Don’t do it. Don’t take a photo today. Not with your phone, not with your camera.
Don’t even draw with chalk.
Today, August 19, is World Photography Day. It’s the day we celebrate France thinking they came up with the idea of photography. Ok that’s not fair. Photography, as we know it today, did find its footing in 19th Century France, and Messrs. Daguerre and Niepce deserve tremendous credit for sorting out how to create permanent images.
So in their honor, let’s NOT take yet another photograph.
This day, you see – aside from the fact that we need to have every day be a national or world official day for something – asks that we all take one photograph – something that represents our experience if you will. And share it.
You might want to sit for this, but we are, across all social and internet platforms, currently taking and uploading about 2 BILLION photos – a day.
We are shooting and uploading at such a rate that, if you include all the videos and add in security cameras and satellites watching us, etc, we are practically recording history, from multiple angles, in real time. It’s as if a digital record of every moment of our lives exists, as it happens.
Consider this – you wake up, and if you use any internet-connected tech – Alexa, Apple Watch, whatever – your activities are being recorded, and in some cases listened to.
Your entire time on your phone, computer, tablet, TV, even potentially just your movements within your house, is broken down into saved data – tech companies know EVERYTHING you are looking at, in real time. Your movements are tracked through GPS, on your car, your phone, your wearable devices. Every place you go,drive, walk into, is recorded and cataloged.
Your very existence has become one big photograph, one fairly complete snapshot of you. You willingly broadcast your life to the world, even when you don’t realize it.
And we are not even talking about getting on Facebook or Instagram or WhatsApp and uploading even more data – photos, likes, posts.
Our lives are reduced to a catalog of digital information, taken in real time.
And now they want us to celebrate photography by taking ANOTHER photograph and sharing it. I’ll pass.
Don’t misunderstand. I love photography. This site is dedicated to the medium. In my career as a photographer I estimate I have taken about four million photos, maybe closer to five if I really think on it. This week and next I’ll probably take another 3000, and get paid to do it, which I like.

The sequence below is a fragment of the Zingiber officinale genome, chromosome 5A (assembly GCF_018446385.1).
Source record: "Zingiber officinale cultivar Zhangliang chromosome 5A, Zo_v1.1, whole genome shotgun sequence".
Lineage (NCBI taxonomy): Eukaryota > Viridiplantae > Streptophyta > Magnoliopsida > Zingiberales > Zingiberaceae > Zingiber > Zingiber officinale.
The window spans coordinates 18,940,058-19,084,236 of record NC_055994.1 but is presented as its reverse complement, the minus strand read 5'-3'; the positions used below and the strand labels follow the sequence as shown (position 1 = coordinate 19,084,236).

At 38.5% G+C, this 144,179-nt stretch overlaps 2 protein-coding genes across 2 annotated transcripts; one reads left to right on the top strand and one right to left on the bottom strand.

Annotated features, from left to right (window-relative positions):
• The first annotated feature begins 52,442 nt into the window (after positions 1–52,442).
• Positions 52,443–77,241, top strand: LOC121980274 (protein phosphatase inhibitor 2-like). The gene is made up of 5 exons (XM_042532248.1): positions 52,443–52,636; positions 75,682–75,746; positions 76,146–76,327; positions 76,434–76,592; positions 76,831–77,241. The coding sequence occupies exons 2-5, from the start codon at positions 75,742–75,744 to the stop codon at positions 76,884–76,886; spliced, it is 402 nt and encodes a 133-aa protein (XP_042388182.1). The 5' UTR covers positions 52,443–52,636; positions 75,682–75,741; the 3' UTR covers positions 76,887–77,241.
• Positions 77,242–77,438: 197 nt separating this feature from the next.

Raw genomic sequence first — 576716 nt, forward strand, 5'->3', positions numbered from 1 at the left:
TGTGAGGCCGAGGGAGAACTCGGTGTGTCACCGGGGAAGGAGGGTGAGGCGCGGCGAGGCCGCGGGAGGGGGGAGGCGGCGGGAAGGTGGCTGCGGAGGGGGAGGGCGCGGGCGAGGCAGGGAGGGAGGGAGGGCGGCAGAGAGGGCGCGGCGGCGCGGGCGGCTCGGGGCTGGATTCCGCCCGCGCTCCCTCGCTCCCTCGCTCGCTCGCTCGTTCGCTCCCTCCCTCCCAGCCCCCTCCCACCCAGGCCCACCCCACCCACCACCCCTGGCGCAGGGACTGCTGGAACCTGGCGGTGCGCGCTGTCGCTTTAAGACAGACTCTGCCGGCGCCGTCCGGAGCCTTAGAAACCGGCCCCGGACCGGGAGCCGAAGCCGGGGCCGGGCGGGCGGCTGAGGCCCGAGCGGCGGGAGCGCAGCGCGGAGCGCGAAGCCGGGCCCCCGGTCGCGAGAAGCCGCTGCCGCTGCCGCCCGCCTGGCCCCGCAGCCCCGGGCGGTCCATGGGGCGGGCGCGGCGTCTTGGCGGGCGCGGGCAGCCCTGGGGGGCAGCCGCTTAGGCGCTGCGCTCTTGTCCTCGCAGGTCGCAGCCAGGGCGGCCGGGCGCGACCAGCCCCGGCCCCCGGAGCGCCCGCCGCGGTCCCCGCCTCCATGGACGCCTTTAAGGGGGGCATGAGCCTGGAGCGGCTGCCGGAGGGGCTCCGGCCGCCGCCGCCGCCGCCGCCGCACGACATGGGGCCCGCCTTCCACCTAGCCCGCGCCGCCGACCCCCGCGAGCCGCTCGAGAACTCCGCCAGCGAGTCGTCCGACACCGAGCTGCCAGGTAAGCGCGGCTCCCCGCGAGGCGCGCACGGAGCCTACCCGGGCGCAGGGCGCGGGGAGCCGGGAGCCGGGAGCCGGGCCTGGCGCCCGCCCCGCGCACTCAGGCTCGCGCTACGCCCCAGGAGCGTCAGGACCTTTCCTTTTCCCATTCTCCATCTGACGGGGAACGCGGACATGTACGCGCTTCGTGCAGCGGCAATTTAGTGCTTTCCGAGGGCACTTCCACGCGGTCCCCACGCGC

But when the shooting is over, I like to put the camera down. I’m getting older, and I prefer at this point to use the camera I was born with – my eyes, my mind.
I can take a walk with the dogs, or play with my girls, or watch the hummingbirds out back and not feel the need to document it. I can look at a blue sky and appreciate the specific shade, or note that sunrise was unusually orange, and not need to post about it.
I can sit at a light in my car and watch with fascination as workers put the finishing touches on an apartment building – it metal and glass with accents of burnt orange. Or watch a train roll by at a light and note with amusement that it’s pulling traditional box cars, splattered with graffiti, or that the old church that had a gorgeous mural on the north wall has been knocked down for some new development.
Maybe a new metal and glass apartment building.
And all of these moments I have permission to see, and enjoy, and tuck away in the privacy of my own memory. They are my precious images, taken just for me, recorded just for me, to remind myself in a digital world, I’m still an analog kid.
So put down the device. Don’t take another dang photo. Find a moment to SEE the world around you. Fill your mind with the extraordinary images everywhere you look. Just today.
Your social media will be fine without you.
They have 2 billion other images to catalog….